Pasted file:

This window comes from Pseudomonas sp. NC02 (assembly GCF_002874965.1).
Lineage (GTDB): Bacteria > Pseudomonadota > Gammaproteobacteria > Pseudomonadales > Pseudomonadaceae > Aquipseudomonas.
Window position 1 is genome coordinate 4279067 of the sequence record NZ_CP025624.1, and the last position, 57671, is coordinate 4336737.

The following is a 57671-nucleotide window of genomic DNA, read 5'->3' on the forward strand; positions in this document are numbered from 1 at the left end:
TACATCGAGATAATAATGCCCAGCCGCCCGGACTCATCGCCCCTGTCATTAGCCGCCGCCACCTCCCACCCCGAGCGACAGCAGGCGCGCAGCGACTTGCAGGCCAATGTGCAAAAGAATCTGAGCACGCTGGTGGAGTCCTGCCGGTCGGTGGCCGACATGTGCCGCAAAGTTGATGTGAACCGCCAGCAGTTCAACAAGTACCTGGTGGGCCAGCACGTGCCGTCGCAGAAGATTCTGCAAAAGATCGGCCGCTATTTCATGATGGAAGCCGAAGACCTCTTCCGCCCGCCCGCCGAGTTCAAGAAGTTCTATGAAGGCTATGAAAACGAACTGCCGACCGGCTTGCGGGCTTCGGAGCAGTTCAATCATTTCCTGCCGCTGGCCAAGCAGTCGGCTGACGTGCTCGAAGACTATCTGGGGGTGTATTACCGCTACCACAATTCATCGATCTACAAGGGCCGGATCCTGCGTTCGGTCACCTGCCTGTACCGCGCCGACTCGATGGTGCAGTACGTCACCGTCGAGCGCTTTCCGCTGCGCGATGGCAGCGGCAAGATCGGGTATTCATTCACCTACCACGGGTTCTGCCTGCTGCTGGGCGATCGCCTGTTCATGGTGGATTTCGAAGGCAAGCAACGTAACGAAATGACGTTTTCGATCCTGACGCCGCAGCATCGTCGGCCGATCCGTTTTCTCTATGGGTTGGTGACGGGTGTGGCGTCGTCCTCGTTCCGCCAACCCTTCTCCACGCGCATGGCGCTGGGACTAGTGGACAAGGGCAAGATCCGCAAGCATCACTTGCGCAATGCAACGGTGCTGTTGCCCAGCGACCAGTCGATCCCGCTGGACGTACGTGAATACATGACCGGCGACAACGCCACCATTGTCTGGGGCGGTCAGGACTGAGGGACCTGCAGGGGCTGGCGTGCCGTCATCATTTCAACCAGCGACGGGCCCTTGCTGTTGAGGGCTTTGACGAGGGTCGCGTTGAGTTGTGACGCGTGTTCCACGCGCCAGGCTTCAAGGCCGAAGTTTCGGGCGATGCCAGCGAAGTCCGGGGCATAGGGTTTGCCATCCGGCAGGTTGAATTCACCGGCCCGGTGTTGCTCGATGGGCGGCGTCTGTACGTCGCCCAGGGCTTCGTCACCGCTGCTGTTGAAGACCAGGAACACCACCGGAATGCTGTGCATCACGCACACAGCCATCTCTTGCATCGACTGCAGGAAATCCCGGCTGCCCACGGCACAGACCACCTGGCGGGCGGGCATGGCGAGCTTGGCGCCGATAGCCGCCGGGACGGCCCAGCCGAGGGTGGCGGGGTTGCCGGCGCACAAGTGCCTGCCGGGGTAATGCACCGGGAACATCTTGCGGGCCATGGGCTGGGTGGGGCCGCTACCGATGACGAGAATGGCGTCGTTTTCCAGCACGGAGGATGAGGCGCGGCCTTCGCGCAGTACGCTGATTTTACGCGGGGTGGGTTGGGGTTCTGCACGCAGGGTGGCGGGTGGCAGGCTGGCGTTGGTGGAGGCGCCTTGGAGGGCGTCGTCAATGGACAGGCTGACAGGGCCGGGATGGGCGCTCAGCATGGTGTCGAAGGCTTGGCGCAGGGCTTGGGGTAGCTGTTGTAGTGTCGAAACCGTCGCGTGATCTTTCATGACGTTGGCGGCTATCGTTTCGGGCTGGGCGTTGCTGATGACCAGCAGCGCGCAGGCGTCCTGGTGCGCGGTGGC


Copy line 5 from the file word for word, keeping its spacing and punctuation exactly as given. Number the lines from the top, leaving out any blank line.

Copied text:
TACATCGAGATAATAATGCCCAGCCGCCCGGACTCATCGCCCCTGTCATTAGCCGCCGCCACCTCCCACCCCGAGCGACAGCAGGCGCGCAGCGACTTGCAGGCCAATGTGCAAAAGAATCTGAGCACGCTGGTGGAGTCCTGCCGGTCGGTGGCCGACATGTGCCGCAAAGTTGATGTGAACCGCCAGCAGTTCAACAAGTACCTGGTGGGCCAGCACGTGCCGTCGCAGAAGATTCTGCAAAAGATCGGCCGCTATTTCATGATGGAAGCCGAAGACCTCTTCCGCCCGCCCGCCGAGTTCAAGAAGTTCTATGAAGGCTATGAAAACGAACTGCCGACCGGCTTGCGGGCTTCGGAGCAGTTCAATCATTTCCTGCCGCTGGCCAAGCAGTCGGCTGACGTGCTCGAAGACTATCTGGGGGTGTATTACCGCTACCACAATTCATCGATCTACAAGGGCCGGATCCTGCGTTCGGTCACCTGCCTGTACCGCGCCGACTCGATGGTGCAGTACGTCACCGTCGAGCGCTTTCCGCTGCGCGATGGCAGCGGCAAGATCGGGTATTCATTCACCTACCACGGGTTCTGCCTGCTGCTGGGCGATCGCCTGTTCATGGTGGATTTCGAAGGCAAGCAACGTAACGAAATGACGTTTTCGATCCTGACGCCGCAGCATCGTCGGCCGATCCGTTTTCTCTATGGGTTGGTGACGGGTGTGGCGTCGTCCTCGTTCCGCCAACCCTTCTCCACGCGCATGGCGCTGGGACTAGTGGACAAGGGCAAGATCCGCAAGCATCACTTGCGCAATGCAACGGTGCTGTTGCCCAGCGACCAGTCGATCCCGCTGGACGTACGTGAATACATGACCGGCGACAACGCCACCATTGTCTGGGGCGGTCAGGACTGAGGGACCTGCAGGGGCTGGCGTGCCGTCATCATTTCAACCAGCGACGGGCCCTTGCTGTTGAGGGCTTTGACGAGGGTCGCGTTGAGTTGTGACGCGTGTTCCACGCGCCAGGCTTCAAGGCCGAAGTTTCGGGCGATGCCAGCGAAGTCCGGGGCATAGGGTTTGCCATCCGGCAGGTTGAATTCACCGGCCCGGTGTTGCTCGATGGGCGGCGTCTGTACGTCGCCCAGGGCTTCGTCACCGCTGCTGTTGAAGACCAGGAACACCACCGGAATGCTGTGCATCACGCACACAGCCATCTCTTGCATCGACTGCAGGAAATCCCGGCTGCCCACGGCACAGACCACCTGGCGGGCGGGCATGGCGAGCTTGGCGCCGATAGCCGCCGGGACGGCCCAGCCGAGGGTGGCGGGGTTGCCGGCGCACAAGTGCCTGCCGGGGTAATGCACCGGGAACATCTTGCGGGCCATGGGCTGGGTGGGGCCGCTACCGATGACGAGAATGGCGTCGTTTTCCAGCACGGAGGATGAGGCGCGGCCTTCGCGCAGTACGCTGATTTTACGCGGGGTGGGTTGGGGTTCTGCACGCAGGGTGGCGGGTGGCAGGCTGGCGTTGGTGGAGGCGCCTTGGAGGGCGTCGTCAATGGACAGGCTGACAGGGCCGGGATGGGCGCTCAGCATGGTGTCGAAGGCTTGGCGCAGGGCTTGGGGTAGCTGTTGTAGTGTCGAAACCGTCGCGTGATCTTTCATGACGTTGGCGGCTATCGTTTCGGGCTGGGCGTTGCTGATGACCAGCAGCGCGCAGGCGTCCTGGTGCGCGGTGGC